“However, as the prosecution and the forensics reports assert that Hamdy was tortured to death during the interrogations, the charge might change to ‘torture to death’,” lawyer Mohamed Karm told Daily News Egypt.

Article 52 of the 2014 constitution says: “Torture in all forms and types is a crime that is not subject to a statute of limitations.”

Karm added that penalty of torture is much stricter, “however the lawyers responsible for the case have not been able to access the papers of the case”.

Karm was one of the hundreds of lawyers who staged a demonstration in front of the Prosecutor General’s office demanding to be allowed to see the case papers, as well as left the media gag on the case.

“The gag was lifted, but we haven’t had access to any evidence or testimonies,” Karm said adding that the Lawyers’ Syndicate has not been helping in the case.

Most of the Syndicate’s “brave” statements are just for show, and are not applied, he said, adding: “We are expecting more from them, if not escalation will take place.”

The lawyers had previously threatened to strike and close the court houses if the case is not taken seriously.

Karm also said: “While fellow lawyers will follow the case from a pure legal point of view, rights lawyers will prosecute the officers on charges of forcing the victim to confess a crime he didn’t commit.”

Since the beginning of the year, hundreds of suspects have been arrested, with the Ministry of Interior alleging them to be “member of terrorist group which attack police and the army forces”.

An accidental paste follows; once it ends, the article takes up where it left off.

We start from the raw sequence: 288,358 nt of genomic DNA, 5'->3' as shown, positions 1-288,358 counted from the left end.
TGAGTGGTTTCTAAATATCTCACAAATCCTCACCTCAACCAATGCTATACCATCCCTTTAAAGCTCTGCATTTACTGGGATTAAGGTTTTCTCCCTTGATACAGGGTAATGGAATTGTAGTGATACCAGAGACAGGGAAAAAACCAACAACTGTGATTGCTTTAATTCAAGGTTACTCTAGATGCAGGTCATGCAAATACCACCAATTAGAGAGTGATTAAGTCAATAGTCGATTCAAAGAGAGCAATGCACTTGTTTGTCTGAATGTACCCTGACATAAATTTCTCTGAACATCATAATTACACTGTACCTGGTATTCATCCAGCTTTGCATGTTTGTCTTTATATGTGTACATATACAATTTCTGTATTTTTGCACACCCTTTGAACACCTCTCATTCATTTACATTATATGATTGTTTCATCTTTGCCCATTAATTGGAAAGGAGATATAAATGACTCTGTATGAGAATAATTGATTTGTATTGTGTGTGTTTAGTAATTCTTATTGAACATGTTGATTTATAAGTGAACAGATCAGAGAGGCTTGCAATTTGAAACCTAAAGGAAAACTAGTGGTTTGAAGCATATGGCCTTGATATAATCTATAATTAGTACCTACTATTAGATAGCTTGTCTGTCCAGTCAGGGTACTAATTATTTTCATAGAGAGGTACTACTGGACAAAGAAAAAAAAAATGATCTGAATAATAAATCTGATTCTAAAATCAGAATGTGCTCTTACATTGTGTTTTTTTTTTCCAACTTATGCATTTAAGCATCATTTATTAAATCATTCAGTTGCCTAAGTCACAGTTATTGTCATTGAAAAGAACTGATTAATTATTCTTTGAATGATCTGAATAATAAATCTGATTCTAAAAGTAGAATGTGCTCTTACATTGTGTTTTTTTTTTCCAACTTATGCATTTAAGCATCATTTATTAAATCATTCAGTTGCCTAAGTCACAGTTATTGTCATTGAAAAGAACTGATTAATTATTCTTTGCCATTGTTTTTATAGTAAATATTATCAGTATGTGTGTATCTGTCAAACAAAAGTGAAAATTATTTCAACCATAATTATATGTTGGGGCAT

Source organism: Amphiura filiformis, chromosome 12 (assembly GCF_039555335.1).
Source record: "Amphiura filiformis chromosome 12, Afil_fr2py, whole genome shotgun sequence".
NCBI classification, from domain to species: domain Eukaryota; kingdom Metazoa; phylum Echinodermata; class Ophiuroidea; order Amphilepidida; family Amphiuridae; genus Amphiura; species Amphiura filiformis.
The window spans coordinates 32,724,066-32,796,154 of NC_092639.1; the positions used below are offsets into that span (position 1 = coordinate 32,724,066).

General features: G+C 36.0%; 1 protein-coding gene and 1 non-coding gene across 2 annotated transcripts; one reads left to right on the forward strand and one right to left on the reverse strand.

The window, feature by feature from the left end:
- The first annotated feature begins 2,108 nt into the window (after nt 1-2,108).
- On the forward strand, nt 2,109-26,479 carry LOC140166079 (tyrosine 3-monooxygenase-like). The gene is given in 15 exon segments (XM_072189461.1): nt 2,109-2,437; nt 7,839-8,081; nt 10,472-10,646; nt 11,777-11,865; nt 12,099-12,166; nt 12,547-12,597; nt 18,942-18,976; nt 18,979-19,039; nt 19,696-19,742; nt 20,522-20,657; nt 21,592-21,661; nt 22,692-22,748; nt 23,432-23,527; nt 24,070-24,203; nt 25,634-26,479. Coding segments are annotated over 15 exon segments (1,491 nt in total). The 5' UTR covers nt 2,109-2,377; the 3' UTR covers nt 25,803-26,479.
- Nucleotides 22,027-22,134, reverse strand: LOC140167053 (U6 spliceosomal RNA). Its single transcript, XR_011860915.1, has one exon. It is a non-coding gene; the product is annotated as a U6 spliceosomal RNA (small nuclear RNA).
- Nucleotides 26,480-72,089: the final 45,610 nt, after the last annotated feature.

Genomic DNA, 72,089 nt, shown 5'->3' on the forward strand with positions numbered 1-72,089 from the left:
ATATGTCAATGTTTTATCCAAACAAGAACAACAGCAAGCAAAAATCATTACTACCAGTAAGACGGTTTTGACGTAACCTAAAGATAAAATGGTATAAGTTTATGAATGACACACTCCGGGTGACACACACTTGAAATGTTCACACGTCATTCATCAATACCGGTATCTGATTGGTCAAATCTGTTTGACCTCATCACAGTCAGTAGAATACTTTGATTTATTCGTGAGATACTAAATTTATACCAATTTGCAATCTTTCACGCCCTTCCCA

Many of those suspects are pictured on the Interior Ministry’s official page, and are charged with previous attacks and crimes.

Torture has been a controversial subject in Egypt, where the police are accused of torturing detainees and suspects. In the majority of cases, the police announce that “cause of death is failure in the blood circulation of the body”.

A medical source previously told Daily News Egypt that the authorities fail to mention the “underlying cause of death”, which can be injuries to chest, drowning, and diabetes.

Since the beginning of the year, reports of deaths in custody have been on the rise.

The Nadeem Center for the Rehabilitation of Victims of Violence recently released a report on cases of torture and abuse in Egyptian prison and detention facilities during March.

From 26-29 March, the report says, five cases of deaths in police custody were observed.

At least 52 individuals have died inside detention centres across Cairo and Giza since January 2014, according to the official numbers from the Forensic Medicine Authority. A further 80 individuals have died whilst in detention across Egyptian cities between July 2013 and January 2014, according to WikiThawra, an independent observatory that documents fatalities in prisons.

Amid the increasing criticism from human rights organisations, the Ministry of Interior has announced through its human rights’ department that citizens who claim they have been abused by police personnel should report them.